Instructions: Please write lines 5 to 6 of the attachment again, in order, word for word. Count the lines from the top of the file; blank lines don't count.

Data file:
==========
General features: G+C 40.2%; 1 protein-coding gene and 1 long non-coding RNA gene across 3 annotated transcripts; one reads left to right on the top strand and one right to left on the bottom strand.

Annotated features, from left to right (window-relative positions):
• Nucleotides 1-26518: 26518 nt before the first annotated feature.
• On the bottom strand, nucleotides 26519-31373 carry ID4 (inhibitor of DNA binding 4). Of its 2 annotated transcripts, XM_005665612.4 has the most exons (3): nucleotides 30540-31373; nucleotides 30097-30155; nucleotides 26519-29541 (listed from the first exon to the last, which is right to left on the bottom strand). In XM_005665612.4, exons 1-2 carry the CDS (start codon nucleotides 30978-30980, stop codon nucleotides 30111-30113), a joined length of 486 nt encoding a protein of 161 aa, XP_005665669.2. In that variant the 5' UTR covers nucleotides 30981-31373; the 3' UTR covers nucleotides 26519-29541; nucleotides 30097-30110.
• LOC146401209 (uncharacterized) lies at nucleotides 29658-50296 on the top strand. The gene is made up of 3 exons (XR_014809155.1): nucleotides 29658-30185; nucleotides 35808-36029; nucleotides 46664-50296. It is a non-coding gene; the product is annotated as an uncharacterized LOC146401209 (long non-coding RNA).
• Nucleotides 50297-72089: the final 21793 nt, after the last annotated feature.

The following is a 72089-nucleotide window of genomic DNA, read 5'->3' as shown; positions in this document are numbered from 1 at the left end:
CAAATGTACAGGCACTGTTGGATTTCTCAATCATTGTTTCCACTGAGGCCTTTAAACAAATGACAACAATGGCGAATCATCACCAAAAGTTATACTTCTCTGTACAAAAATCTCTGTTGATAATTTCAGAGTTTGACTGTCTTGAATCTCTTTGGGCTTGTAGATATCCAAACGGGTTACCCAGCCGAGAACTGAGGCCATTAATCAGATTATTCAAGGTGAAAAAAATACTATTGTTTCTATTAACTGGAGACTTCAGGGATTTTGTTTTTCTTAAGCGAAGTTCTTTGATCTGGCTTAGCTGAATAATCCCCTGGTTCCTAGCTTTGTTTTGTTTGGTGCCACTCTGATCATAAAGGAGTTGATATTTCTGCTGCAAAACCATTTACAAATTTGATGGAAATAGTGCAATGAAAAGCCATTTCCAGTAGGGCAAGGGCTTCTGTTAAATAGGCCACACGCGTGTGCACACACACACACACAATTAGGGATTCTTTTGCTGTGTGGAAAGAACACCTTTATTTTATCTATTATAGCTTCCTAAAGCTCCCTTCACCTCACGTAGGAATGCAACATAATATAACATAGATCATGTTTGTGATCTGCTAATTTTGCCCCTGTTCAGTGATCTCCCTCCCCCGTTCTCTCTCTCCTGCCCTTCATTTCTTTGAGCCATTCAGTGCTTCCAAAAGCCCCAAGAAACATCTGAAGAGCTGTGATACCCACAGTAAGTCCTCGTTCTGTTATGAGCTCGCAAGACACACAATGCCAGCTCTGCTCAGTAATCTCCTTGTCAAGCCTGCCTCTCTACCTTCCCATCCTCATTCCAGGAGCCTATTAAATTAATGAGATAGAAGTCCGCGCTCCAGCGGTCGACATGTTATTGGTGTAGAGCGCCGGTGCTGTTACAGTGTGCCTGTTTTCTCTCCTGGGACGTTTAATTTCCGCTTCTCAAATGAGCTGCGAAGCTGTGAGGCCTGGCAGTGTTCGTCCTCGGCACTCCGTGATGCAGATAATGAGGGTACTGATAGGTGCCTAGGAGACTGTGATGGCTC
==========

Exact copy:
• LOC146401209 (uncharacterized) lies at nucleotides 29658-50296 on the top strand. The gene is made up of 3 exons (XR_014809155.1): nucleotides 29658-30185; nucleotides 35808-36029; nucleotides 46664-50296. It is a non-coding gene; the product is annotated as an uncharacterized LOC146401209 (long non-coding RNA).
• Nucleotides 50297-72089: the final 21793 nt, after the last annotated feature.